A phoenix rises from the Nazi book burning
In April 2007 a 21-minute installation ‘Everything I Need’ (Buckingham, 2007) premiered in Hampstead, London, a very short walk from the house where Sigmund Freud, fleeing the Nazi regime that had annexed Austria in 1938, spent the last year of his life. The installation was about another, less renowned, Jewish doctor – Charlotte Wolff.
Like Freud, Wolff had fled the Nazi regime, had practised psychotherapy and investigated sexuality, and made a new home in England. Unlike Freud, Wolff lived to see the end of the Nazi regime and in 1978 she at last travelled back to Berlin, the city where she had been happy during the Weimar Republic, working for the Health Service. Here she immersed herself both in the metropolis’ cultural milieu (she was a friend of Walter Benjamin and had studied philosophy with Husserl and a young Heidegger) and lesbian subculture.
In the Hampstead installation, one screen shows details of the interior of an aeroplane as would have been used in the 1970s for international travel when Wolff returned to Berlin. A second screen juxtaposes the thoughts/interior monologue of Charlotte Wolff, as might have gone through her mind during the journey after 45 years of exile.
The Nazi regime came to power 75 years ago, at the beginning of 1933, in an increasingly anti-Semitic climate; Wolff was notified that, like all Jewish employees in the public service, she had to leave her post in the Health Service at the beginning of April. When she was travelling on the underground system to say goodbye to her colleagues, she was arrested by a Gestapo officer and charged with being a spy and ‘dressing like a man’. She was released owing to a miraculous coincidence: a station guard recognised her as the doctor who treated his wife – and this prompted the Gestapo officer to release her.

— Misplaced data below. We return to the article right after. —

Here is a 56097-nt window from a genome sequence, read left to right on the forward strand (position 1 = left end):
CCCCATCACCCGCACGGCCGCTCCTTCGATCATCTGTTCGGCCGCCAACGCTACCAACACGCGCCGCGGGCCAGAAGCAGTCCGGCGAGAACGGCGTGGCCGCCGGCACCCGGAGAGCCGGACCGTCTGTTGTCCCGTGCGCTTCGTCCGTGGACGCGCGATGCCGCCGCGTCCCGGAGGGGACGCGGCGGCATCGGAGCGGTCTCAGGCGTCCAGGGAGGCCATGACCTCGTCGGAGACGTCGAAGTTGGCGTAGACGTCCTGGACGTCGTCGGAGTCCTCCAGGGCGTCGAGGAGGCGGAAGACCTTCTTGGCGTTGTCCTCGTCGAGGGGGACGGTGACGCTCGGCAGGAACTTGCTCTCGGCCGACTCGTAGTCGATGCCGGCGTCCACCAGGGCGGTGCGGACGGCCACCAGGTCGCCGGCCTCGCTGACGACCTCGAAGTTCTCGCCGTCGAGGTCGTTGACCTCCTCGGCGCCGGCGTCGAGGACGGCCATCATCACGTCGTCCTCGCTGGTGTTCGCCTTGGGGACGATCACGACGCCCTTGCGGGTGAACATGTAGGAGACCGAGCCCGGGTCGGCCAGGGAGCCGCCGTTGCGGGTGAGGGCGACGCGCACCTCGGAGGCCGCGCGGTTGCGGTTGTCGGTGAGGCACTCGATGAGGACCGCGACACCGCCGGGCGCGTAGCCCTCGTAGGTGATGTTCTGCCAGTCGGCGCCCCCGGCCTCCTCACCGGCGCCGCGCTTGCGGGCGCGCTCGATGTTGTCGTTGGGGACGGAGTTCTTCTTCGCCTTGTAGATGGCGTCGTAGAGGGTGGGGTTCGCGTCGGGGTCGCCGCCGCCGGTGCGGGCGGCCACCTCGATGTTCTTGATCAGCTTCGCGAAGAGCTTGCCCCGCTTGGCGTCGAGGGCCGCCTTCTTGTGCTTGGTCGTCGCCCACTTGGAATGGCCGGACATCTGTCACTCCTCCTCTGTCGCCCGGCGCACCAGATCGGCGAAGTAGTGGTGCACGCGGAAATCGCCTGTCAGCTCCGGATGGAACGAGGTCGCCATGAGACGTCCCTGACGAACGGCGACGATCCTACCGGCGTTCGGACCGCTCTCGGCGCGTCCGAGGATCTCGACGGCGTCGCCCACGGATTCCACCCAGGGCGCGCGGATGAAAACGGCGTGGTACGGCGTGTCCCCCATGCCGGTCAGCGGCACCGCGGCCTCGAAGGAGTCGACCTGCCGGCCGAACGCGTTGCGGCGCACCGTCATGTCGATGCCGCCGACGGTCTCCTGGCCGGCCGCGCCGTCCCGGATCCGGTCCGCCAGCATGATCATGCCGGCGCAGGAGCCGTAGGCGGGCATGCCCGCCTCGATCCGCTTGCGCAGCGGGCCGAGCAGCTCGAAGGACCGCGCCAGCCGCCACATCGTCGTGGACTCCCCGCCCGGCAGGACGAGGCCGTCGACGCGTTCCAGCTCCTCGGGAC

During the same period, Nazi stormtroopers plundered Magnus Hirschfeld’s Institute for Sexual Science and publicly burned books by Jewish or dissident authors and destroyed works of ‘degenerate art’ (entartete Kunst) in Berlin’s Opera Square near the University. The Nazi regime perpetrated many atrocities, but this auto da fé and its symbolic as well as material consequences still loom large, after 75 years, in the imagination of anyone who works with ideas, including psychologists.
When Wolff’s flat was searched – with the fabricated charge that she was harbouring bombs – she saw that the only option was exile. On 23 May 1933 she took a train to Paris – and spent many agonising hours until she was on French soil, fearing that the Gestapo would arrest her. The leitmotiv of Wolff’s life, as she would later remember (1969, 1980) was the interaction between large-scale external events and personal creativity. In Paris, barred from practising medicine, Wolff revived an early interest in chirology, and made a living by reading hands. She became a close friend of Aldous and Maria Huxley, who helped her to find clients and to navigate the intellectual milieu of the French capital.
Paris had become the home of many refugees from the Nazi regime, but it was not long before Wolff did not feel secure there. With the Huxleys’ help, Wolff emigrated to Great Britain ‘on a sunny October day’, as she later wrote in her autobiography (Wolff, 1969) in 1936. The Huxleys were instrumental in helping her to establish herself in Britain. Julian Huxley (brother of Aldous), as director of the London Zoo, arranged access for Wolff so that she could research primates’ handprints. Wolff felt for a long time that the complicated regulations of registration as a medical practitioner penalised her, in that her German degree was not recognised in the United Kingdom. Furthermore, she was aware that, both in the scientific world and the public imagination, the work she was most associated with – chirology – was considered only one short step removed from, when not conflated with, palmistry, although she published several scholarly books on chirology (e.g. Wolff, 1951). She also practised as a psychotherapist and in 1942 she was made an honorary member of the British Psychological Society, and eventually, in the Fifties, she was licensed as a physician by the General Medical Council.